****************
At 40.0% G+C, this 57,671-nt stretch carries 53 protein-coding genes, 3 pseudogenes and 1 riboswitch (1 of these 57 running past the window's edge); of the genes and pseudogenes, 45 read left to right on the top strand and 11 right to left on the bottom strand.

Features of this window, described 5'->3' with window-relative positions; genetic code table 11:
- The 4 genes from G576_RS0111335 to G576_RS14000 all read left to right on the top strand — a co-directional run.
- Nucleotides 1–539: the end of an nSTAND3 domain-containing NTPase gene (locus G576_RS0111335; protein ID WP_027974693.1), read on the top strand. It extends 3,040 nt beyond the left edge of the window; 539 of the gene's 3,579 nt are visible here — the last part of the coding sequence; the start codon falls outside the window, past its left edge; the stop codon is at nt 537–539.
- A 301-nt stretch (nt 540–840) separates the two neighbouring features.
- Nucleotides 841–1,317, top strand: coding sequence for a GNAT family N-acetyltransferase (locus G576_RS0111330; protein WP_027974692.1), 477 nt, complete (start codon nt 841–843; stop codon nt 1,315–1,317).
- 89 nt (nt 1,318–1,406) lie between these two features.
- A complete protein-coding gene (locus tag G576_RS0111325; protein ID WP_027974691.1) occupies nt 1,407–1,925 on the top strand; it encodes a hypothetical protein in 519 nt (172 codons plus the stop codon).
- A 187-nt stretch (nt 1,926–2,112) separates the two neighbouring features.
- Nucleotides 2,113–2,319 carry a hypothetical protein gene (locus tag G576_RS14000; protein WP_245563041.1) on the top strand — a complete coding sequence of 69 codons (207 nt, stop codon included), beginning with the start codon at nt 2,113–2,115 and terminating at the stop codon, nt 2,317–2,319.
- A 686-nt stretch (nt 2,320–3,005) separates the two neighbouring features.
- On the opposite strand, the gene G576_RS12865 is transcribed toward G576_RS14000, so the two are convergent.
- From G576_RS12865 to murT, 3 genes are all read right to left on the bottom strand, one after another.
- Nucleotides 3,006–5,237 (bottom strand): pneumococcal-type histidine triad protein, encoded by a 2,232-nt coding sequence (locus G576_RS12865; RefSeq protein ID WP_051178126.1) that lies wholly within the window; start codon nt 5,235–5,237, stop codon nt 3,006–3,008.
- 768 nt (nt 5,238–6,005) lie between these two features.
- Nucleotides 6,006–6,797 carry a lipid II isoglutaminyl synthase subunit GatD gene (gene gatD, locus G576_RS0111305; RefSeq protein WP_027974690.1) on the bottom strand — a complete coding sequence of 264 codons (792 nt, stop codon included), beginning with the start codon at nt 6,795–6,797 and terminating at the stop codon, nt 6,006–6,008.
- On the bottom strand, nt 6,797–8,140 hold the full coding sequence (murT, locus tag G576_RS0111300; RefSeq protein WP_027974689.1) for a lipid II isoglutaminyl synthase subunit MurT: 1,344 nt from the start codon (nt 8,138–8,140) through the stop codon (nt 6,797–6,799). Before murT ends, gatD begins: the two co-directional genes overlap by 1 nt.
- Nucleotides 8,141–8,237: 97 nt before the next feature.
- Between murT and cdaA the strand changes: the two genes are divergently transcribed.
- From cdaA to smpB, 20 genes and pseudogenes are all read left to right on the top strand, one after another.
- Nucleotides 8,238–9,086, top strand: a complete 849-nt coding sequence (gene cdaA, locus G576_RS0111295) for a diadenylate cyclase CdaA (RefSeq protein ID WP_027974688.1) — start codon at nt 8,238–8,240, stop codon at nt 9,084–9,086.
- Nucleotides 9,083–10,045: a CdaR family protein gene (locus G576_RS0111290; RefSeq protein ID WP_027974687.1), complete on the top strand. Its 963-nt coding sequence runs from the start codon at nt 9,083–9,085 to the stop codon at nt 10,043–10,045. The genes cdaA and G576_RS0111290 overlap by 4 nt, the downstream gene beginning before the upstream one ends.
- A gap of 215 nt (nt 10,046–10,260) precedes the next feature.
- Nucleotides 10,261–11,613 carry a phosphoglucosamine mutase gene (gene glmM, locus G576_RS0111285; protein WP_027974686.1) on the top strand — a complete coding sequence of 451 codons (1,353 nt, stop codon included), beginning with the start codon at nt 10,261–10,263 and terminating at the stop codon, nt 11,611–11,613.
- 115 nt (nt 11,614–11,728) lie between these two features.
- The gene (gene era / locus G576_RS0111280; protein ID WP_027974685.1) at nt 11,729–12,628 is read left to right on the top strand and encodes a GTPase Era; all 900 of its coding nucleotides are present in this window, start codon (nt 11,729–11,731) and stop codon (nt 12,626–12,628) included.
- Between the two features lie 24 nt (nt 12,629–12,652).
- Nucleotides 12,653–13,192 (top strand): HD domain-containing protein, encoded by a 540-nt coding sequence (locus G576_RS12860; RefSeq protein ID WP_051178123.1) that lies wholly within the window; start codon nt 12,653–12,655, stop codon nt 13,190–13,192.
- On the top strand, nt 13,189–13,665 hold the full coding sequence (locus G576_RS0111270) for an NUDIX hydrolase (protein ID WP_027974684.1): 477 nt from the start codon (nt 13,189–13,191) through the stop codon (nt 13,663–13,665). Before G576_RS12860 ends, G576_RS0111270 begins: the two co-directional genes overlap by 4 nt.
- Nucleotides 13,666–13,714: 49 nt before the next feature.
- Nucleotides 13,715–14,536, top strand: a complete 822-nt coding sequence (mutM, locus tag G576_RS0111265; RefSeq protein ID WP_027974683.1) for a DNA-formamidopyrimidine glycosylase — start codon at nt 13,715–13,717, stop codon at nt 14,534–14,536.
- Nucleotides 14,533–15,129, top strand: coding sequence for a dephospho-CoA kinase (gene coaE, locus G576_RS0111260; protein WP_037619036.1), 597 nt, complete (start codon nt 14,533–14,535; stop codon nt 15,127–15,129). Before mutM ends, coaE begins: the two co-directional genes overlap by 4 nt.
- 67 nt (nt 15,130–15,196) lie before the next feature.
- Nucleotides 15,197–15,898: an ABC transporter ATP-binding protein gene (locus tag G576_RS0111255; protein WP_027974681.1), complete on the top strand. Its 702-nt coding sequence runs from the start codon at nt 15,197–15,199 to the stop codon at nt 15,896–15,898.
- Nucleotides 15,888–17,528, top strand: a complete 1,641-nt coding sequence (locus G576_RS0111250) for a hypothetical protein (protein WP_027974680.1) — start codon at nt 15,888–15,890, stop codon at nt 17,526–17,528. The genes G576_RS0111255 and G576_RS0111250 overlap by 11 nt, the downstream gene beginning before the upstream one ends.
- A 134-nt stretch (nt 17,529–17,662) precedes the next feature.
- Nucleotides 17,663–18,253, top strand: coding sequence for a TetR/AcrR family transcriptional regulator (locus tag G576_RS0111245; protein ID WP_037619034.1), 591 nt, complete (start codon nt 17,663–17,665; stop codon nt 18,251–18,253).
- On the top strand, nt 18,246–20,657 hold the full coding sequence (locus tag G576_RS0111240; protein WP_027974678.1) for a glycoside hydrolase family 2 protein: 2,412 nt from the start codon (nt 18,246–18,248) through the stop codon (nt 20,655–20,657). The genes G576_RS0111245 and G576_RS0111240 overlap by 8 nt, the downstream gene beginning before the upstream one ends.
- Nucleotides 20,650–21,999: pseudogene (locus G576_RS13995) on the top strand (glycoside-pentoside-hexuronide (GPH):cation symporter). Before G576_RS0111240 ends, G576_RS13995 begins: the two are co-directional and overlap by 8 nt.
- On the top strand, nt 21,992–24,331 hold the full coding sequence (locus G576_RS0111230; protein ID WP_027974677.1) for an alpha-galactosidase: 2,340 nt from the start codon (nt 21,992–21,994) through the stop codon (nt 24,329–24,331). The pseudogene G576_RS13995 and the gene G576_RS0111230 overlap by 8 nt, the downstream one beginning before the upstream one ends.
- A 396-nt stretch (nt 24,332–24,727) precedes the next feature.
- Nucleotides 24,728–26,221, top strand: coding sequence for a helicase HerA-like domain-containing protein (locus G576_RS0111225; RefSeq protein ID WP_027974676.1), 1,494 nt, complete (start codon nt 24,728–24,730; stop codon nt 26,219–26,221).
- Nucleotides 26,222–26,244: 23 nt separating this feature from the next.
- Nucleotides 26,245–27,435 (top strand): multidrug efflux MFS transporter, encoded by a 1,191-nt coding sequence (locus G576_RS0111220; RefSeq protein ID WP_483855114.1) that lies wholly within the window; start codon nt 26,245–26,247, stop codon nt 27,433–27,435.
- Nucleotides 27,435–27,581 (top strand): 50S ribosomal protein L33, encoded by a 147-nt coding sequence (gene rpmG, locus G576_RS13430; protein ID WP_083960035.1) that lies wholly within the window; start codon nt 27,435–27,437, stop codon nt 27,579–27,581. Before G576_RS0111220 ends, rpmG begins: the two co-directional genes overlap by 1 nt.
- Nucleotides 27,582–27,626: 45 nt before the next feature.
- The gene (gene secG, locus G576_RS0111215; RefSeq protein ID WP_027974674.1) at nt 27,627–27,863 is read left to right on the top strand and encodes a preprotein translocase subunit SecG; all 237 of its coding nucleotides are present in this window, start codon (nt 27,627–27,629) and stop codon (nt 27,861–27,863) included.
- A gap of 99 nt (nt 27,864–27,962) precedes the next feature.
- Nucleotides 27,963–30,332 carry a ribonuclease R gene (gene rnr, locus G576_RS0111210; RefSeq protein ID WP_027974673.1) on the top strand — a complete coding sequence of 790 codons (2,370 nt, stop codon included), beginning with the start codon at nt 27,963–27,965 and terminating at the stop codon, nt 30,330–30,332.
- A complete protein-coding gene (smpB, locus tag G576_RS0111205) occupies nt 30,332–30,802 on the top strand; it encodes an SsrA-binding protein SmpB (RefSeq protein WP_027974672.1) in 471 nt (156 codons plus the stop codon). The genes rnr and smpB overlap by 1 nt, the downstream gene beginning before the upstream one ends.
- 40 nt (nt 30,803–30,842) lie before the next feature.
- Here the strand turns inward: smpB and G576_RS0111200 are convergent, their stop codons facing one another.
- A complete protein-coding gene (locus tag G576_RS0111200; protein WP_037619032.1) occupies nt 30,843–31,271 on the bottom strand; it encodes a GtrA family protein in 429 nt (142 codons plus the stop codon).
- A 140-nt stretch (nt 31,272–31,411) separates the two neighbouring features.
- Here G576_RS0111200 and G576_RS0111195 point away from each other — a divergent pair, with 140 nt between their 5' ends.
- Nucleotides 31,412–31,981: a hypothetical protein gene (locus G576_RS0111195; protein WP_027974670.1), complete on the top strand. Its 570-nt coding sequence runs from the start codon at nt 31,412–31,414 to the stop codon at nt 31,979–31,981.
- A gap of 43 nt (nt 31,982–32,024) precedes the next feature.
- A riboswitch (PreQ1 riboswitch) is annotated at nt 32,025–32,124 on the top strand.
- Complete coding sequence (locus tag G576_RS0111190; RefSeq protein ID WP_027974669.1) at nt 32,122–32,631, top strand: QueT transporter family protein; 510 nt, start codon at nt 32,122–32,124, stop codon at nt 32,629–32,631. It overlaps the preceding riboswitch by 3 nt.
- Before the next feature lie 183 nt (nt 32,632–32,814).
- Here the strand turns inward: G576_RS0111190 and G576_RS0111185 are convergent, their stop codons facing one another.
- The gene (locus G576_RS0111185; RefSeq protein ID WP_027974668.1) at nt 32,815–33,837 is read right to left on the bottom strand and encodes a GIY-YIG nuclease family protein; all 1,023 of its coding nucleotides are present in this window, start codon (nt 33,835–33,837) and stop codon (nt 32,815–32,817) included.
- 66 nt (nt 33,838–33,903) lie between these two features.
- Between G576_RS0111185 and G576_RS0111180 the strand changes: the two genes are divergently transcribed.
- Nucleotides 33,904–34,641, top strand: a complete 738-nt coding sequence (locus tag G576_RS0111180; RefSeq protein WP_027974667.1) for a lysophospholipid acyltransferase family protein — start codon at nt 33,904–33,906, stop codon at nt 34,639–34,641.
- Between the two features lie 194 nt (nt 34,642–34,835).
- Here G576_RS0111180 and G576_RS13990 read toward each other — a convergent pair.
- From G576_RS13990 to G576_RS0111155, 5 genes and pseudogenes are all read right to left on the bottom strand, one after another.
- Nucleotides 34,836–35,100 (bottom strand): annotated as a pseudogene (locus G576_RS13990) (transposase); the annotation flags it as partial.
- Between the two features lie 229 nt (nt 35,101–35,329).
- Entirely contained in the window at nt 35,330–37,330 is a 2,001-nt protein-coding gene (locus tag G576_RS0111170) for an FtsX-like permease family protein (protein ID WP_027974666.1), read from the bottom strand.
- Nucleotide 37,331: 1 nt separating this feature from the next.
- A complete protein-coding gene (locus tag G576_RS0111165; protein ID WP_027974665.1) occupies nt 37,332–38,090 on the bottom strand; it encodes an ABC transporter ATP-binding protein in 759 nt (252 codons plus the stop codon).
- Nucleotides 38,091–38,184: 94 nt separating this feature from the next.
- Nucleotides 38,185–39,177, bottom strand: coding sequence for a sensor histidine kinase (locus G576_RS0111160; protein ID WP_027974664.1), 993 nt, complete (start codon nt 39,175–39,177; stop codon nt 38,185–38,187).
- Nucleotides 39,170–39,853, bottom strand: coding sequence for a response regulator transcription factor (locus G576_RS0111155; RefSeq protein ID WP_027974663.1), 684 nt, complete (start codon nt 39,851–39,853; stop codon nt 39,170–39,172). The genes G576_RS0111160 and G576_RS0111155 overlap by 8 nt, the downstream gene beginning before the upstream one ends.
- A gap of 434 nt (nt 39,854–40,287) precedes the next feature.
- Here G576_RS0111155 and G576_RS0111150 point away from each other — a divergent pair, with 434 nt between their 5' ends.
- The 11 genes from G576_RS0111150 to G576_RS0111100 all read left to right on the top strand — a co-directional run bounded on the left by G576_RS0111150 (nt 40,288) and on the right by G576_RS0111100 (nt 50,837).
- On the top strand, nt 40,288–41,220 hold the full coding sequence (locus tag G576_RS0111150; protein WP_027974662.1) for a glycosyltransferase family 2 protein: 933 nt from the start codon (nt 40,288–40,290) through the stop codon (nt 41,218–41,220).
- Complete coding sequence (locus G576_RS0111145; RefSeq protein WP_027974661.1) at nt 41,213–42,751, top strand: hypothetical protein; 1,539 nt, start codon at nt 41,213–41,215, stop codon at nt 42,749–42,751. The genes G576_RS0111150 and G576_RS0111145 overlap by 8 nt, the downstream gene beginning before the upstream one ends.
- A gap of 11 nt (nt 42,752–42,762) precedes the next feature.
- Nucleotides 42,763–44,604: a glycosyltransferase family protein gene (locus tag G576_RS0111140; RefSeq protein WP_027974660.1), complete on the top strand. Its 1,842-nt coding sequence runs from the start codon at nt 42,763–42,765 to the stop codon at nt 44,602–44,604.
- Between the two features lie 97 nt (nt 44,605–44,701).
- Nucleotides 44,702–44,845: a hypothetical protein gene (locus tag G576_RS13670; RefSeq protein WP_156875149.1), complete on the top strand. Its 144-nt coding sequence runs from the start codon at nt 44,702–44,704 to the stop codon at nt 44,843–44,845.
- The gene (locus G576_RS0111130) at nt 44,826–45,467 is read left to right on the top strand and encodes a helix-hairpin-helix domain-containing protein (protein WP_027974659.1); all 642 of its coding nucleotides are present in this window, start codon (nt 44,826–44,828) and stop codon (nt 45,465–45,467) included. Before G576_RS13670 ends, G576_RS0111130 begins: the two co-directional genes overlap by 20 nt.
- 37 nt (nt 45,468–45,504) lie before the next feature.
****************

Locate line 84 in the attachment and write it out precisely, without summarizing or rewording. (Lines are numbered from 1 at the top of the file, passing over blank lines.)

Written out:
- Between the two features lie 97 nt (nt 44,605–44,701).